For more than 50 years, beginning in the mid-19th century, one of the most well-known romances in Germany centered on an orphaned young governess and a gruff older man – characters first imagined in a different language and hundreds of miles away. What did it take for Jane Eyre to remain popular with German readers for this period?

Lynne Tatlock
Tatlock has published widely on German literature and culture from 1650 to the 1990s with a concentration in the late 17th century and the 19th century.
Book cover of "New Directions in German Studies, Jane Eyre in German Lands: The Import of Romance, 1848-1918"
Through its focus on the circulation of texts across linguistic boundaries and intertwined literary markets and reading cultures, Tatlock’s Jane Eyre in German Lands unsettles the national paradigm of literary history and makes a case for a fuller and inclusive account of the German literary field.

Lynne Tatlock, the Hortense and Tobias Lewin Distinguished Professor in the Humanities, says the translation and adaptation history of Jane Eyre in Germany tells a story about how literature moves across national borders in a moment when more and more people were reading, a good many of them women. In a new book, Jane Eyre in German Lands: The Import of Romance, 1848-1918 (Bloomsbury), Tatlock maps the novel’s journey across translations and into a new brand of romance fiction.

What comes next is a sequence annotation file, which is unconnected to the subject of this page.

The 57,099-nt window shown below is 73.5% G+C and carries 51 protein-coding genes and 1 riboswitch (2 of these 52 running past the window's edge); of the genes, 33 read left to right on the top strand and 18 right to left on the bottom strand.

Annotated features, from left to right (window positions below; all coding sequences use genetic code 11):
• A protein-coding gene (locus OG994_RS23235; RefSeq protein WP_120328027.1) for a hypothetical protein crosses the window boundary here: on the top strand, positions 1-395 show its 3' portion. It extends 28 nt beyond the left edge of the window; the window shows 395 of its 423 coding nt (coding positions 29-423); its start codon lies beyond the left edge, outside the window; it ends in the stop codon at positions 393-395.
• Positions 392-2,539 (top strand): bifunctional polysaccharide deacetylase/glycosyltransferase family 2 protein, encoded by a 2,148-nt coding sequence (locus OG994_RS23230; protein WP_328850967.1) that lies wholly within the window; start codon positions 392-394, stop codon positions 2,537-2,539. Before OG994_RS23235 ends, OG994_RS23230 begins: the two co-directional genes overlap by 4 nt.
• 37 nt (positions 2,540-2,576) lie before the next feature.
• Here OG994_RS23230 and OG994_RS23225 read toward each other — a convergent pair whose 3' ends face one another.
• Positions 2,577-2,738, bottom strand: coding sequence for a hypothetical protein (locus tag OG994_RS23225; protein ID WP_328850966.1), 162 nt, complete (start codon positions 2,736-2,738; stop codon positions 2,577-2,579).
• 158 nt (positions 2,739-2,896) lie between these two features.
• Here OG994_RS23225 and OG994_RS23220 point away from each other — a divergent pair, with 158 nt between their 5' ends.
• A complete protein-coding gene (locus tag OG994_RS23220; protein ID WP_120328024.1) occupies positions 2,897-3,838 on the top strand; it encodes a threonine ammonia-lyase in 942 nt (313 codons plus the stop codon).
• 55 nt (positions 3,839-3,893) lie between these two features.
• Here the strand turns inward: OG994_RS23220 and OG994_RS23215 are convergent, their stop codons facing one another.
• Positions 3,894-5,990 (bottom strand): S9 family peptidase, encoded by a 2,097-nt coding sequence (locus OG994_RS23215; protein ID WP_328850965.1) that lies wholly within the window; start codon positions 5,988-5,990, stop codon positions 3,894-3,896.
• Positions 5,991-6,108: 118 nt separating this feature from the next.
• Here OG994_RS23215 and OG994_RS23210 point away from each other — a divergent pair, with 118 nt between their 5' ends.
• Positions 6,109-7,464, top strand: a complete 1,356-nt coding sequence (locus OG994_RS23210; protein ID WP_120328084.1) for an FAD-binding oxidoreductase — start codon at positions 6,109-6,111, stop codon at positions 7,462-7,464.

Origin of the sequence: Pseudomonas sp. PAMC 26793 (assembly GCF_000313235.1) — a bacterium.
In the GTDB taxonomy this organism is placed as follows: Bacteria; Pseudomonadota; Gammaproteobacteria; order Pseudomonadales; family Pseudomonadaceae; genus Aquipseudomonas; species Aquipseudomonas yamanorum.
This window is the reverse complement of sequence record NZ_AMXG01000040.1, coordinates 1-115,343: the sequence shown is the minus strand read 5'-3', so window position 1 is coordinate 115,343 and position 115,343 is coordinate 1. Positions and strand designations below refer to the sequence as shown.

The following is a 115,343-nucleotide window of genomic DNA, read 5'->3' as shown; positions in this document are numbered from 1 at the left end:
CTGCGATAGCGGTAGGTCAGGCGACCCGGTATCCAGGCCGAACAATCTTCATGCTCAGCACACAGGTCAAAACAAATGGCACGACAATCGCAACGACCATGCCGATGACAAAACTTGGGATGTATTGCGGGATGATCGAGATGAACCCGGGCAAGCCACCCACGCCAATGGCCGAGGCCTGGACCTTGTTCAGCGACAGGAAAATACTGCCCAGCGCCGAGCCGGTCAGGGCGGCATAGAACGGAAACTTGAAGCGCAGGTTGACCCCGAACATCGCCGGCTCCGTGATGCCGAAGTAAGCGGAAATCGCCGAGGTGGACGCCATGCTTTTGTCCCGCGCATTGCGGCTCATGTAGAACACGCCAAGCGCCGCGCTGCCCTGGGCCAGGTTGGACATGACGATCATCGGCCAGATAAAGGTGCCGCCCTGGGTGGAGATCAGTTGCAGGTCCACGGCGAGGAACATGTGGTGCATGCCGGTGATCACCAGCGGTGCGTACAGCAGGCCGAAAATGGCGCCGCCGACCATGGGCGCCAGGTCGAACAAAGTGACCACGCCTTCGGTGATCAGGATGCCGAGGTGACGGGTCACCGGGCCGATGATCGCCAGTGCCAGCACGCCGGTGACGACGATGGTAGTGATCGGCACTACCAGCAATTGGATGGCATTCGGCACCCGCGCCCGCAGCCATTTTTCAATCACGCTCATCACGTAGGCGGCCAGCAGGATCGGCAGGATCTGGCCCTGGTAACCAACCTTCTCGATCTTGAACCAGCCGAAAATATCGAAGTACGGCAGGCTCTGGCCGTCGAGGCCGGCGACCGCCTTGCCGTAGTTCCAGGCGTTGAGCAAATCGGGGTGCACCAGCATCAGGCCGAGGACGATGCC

Charlotte Brontë’s novel appeared in German in three main forms: more or less faithful translations, adaptations that could differ wildly from the original text, and imitations that reproduced the dynamics of Jane Eyre in new and inventive ways. Translations sometimes shortened the story, and adaptations modified the novel for the theater or for young girls.

“I’m interested in the multiple creative acts that were involved in that circulation,” Tatlock said. “So often, people think of the transfer of culture in terms of new products, and what I was really interested in is what people did with old products.”